Deena C. Bouknight – Contributing Writer
Curator Robert Shook explained in his Summer 2021 edition of “Curator’s Corner,” part of the Macon County Historical Museum’s Echoes newsletter, that while the pandemic meant that museum hours were sparse, he and other historians were able to focus on displays, preservation, and archiving. All the work inside the museum was a reminder of how the building has served the community for many years – and continues to do so.
In fact, the building that houses the museum was once the town’s main general store. Pendergrass General Store was owned originally by J.R. Pendergrass and then passed onto his youngest son, J. Broadus (Broadie) Pendergrass. The elder Pendergrass started off as a minister relocating from Old Fort, N.C., to become the minister of First Baptist Church in Franklin.
He also served as principal at Franklin High School. But it was in September 1899 that he purchased the store property from another J.R. (Bell) and established himself as “one of the finest merchants in Franklin, holding that position for almost 40 years,” said Shook.
After being in business only four years, Pendergrass’s success was such that he tore down the wooden structure and broke ground for a three-story brick building – which is what stands today. Bricks were purchased from a local brickyard and when the structure was completed, the Pendergrass family lived on the third floor, while the second floor mezzanine and the first main floor served as space for the general store.
“Oak and chestnut beams were reused from the old wooden building, and upstairs where they lived there were seven rooms and five coal burning fireplaces,” said Shook.
Today, the “store” features a stock of items from bygone eras – everything from store ledgers to Civil War mementos to period clothing to farm implements to countless photographs. But in the late 19th and early 20th century, Pendergrass General Store was the go-to place for dry goods, produce, eggs, gossip, checkers, and even marriage. Although he was a store owner, Pendergrass maintained his duties as a minister and would marry couples on the wide heart-pine staircase, still prominent today.
“Many people have fond memories of shopping there,” said Shook, who noted that the store remained in operation into the 1970s, even after a fire damaged the top floor in the early 1970s. “I came in here to buy tennis shoes in the early 1960s, so I remember it. It was considered a fancy store. People played checkers every day either by the tree or inside in front of the pot-bellied stove. The original store was a general store, but then they tailored the store to sell mostly dry goods. Bolts and bolts of cloth because women sewed more … needles, thread, cloth dyes, etc.”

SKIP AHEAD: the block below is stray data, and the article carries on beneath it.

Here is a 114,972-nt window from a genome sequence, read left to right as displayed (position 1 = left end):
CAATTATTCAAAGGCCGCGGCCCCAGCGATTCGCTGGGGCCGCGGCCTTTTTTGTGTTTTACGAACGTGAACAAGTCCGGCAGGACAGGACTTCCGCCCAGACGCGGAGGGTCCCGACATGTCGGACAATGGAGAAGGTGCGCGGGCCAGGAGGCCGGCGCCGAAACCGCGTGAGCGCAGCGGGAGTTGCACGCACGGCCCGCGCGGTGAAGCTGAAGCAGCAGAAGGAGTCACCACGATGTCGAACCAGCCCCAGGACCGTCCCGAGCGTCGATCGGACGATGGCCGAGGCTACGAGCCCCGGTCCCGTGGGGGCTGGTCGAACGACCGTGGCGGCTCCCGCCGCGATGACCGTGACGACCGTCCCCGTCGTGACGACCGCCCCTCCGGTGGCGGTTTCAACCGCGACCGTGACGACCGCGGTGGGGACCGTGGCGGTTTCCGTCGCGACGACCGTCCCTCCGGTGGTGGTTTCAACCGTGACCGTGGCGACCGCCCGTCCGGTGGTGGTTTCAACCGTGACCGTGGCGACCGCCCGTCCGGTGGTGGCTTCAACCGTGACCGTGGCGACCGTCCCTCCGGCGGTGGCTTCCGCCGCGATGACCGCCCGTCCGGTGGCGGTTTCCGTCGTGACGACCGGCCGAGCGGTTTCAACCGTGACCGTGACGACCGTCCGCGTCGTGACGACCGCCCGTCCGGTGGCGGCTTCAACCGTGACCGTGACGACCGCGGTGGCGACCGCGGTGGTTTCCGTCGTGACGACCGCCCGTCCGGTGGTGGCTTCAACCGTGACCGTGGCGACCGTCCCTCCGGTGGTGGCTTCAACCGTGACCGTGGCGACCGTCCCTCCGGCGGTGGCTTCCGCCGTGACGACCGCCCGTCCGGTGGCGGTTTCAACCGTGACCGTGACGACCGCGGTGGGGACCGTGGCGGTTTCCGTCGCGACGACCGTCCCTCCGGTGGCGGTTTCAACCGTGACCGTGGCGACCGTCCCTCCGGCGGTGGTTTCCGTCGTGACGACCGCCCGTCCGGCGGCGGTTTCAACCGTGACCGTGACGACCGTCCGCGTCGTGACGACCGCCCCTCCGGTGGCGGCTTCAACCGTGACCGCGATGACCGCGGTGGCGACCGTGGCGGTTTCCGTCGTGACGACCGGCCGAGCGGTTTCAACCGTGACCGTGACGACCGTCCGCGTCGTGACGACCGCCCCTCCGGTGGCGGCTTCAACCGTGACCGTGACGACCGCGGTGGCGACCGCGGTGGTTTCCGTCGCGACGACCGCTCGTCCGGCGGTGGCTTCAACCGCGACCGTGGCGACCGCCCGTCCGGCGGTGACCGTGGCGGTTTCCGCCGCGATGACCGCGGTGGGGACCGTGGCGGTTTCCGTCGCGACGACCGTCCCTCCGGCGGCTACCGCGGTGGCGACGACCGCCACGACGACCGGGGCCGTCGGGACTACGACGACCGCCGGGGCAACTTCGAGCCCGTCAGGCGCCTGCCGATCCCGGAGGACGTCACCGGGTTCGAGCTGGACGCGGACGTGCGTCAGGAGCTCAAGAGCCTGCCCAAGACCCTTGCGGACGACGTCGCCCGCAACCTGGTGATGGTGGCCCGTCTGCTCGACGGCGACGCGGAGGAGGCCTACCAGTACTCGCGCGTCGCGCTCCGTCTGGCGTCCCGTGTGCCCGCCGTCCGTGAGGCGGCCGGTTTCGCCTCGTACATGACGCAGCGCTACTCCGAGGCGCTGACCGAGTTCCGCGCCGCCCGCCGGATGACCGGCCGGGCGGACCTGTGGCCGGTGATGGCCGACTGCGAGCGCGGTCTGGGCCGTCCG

For a few years, the store was used as an art gallery, but then the building was established in 1988 as the Macon County Historical Society, which has not only retained the interior first and second floor, but also countless treasures donated by locals to help preserve the area’s past. The third floor is still in the process of being restored and is used as storage.
Shook shared that various items from town merchants are on exhibit at the museum, including a case full of “cherished” items from historic Rickman’s Store, which is located in Cowee and operated as a general store throughout much of the 20th century; it is currently open on Saturdays from April to December each year as an antique store, museum, and music venue.
“There are also tons and tons of ledgers from the days when the building was the Pendergrass General Store,” said Shook. “Those ledgers include locally recognized names, including Colonial Nathanial Rankin [who served in the Civil War], who ran a tab here.”
Some of the most “intriguing” items on display in the museum are ones that belonged to the Pendergrass family. “They left behind college catalogs, some of [daughter] Marie’s sheet music and perhaps the most precious of all, the letters sent to Broadie and Marie from doting parents.”
While the Pendergrass General Store may have existed a few generations ago, Shook pointed out that residents and visitors alike can get a taste of what it might have been like to operate a business in another era. However, he also said, “The businesses on Main Street today are mostly in old buildings and while they may not sell necessities, like hats, shoes, and clothing for all ages, like the Pendergrass General Store did, they are focused on selling their specialty items just as intently as the Pendergrasses were back then.”
Macon County Historical Museum is located across from the courthouse on Main Street in Franklin and it is open every day of the week except for Wednesdays and Sundays.